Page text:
Simply put, payment terms refer to the payment conditions mentioned by the seller to the customer. Though this sounds like just another term in your sales documents, an organization payment term has a lot of impact on the business itself.
Payment terms that you decide for your business affects your cash flow and how much business you can generate. It also plays a major role in how much capital you need to keep invested in your business.
Your invoices and quotations should clearly indicate the payment terms. This ensures that you receive your payments on time. Some organisations may insist on a part payment to accept the order and then collect the remaining payment on completion of the sale. Whereas some other organisations may collect the payment on delivery. Payment terms are not standard rules but are decided by the organisation based on multiple factors.
To make sure you are properly adding the payments terms in your documents you can download one of our templates for quotations and invoices. By using the templates you simply need to fill in the fields according to your business needs.
Common payment terms used in Quotations and Invoices
Before we dig deep, let’s take a quick look at some of the common payment terms used by businesses.
- PIA or Payment in Advance in which case you deliver the product or service only if the complete payment is made in advance.
- Net X days: Where X represents the number of days from the invoice date with which payment needs to be made. For example, “Net 7 days” means that payment needs to be made within 7 days of the invoice date. Similarly you may mention “Net 10 days”, “Net 15 days” and so on.
- EOM: End of Month, meaning that the customer is supposed to make the payment at the end of the month.
- COD: Cash on delivery
- X% Advance: Where X represents what percentage of the value needs to be paid in advance
- CIA: Cash in advance
- 2% 14 Net 30: Such a format is used to give a discount to the buyer if the payment is made within a certain number of days.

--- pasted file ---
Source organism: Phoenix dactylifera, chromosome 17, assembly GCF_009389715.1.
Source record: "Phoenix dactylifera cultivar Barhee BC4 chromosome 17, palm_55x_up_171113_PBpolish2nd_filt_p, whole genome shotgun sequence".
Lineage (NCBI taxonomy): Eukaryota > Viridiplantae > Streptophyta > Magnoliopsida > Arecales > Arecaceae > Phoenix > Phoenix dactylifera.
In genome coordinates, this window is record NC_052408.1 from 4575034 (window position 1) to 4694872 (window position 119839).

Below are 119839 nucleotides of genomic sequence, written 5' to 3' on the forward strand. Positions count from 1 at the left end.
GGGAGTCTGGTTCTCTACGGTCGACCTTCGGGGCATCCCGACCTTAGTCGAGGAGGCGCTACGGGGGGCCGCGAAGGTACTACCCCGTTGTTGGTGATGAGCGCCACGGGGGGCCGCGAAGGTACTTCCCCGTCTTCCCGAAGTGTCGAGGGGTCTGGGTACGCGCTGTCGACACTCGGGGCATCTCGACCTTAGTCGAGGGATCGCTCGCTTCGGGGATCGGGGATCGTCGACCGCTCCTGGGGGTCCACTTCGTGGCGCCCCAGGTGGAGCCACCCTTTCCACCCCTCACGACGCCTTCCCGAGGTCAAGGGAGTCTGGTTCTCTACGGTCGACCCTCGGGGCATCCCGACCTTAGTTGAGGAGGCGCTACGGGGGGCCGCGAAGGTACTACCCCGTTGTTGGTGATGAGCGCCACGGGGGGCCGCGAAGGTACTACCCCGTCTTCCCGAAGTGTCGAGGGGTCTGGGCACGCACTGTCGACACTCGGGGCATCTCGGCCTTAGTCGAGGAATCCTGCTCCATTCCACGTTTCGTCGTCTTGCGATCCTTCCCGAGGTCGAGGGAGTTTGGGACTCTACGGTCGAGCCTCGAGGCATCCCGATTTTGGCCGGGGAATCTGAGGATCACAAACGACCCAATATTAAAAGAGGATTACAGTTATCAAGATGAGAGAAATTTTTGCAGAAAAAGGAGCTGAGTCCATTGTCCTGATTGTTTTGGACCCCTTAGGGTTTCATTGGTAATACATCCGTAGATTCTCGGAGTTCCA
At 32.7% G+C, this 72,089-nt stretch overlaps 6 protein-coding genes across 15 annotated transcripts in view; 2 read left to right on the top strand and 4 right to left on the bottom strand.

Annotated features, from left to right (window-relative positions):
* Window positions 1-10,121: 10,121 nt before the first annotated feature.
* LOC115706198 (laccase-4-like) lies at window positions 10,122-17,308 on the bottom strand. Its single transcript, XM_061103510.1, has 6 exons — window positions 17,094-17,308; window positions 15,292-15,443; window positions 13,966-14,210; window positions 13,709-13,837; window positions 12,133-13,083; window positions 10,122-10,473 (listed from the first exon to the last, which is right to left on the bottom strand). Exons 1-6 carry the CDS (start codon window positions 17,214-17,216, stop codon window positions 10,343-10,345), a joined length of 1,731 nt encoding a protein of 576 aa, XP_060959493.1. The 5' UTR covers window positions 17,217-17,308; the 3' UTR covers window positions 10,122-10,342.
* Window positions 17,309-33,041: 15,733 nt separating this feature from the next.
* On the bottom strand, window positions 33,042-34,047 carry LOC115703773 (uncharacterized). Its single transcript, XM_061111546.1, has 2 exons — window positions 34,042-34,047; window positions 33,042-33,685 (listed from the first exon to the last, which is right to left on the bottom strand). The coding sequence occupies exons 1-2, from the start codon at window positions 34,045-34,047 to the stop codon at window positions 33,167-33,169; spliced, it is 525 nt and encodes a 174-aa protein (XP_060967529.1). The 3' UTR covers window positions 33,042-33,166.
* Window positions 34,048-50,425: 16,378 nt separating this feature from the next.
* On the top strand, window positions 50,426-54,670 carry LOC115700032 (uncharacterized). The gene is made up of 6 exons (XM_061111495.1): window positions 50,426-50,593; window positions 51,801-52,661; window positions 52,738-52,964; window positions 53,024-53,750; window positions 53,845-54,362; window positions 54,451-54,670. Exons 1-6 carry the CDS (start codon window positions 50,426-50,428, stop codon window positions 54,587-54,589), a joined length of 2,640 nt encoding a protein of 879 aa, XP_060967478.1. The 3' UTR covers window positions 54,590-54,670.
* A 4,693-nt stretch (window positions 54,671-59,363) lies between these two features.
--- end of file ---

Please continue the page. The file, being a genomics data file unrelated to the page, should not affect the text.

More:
In this example, the buyer gets a 2% discount if the payment is made within 14 days of invoice date. If it is not so the complete amount needs to be paid within 30 days.
- 1MD: Monthly credit payment for one full month’s supply.
Sometimes sellers agree to keep supplying goods to trusted buyers and settle the payment at the end of a particular period of time, usually in months. In such cases the payment term is mentioned as 1MD, 2MD etc.
- Milestone payments: For large projects, the payment is usually released as per the completion of certain milestones. In such cases both buyer and seller agree on milestones. This define what part of the total amount is to be paid to the service provider for each milestone.
Why is the payment term important for your business?
Let’s say that your organization sells only on getting 100 percent payment in advance. But you have lots of competitors and you do not have any significant differentiation that customers appreciate. In this case, your chances of closing deals will be less and revenue growth will be slow.
Consider you purchase a costly raw material, convert it into finished goods, and sell them to your customer. If you have to pay your suppliers before your customers pay you, you will need to invest more capital as you sell more.
In the worst case, the client doesn’t show up after you deliver a product and service without an advance payment. In this case, you have lost both your profit and the cost you incurred.
Payment terms that your organization needs to follow should be carefully decided after considering your competition, business model and what type of customers you deal with.
If your business primarily involves repeat business with few customers, you may be okay with giving a relaxed credit period. But if your business mostly involves one time sale to individual customers or companies, it is best to ensure at least a part payment.
At the same time, if your customers are large companies, they may have a proper vendor onboarding process and well defined payment policies which you will have to adhere to.
Why should you standardize your payment terms?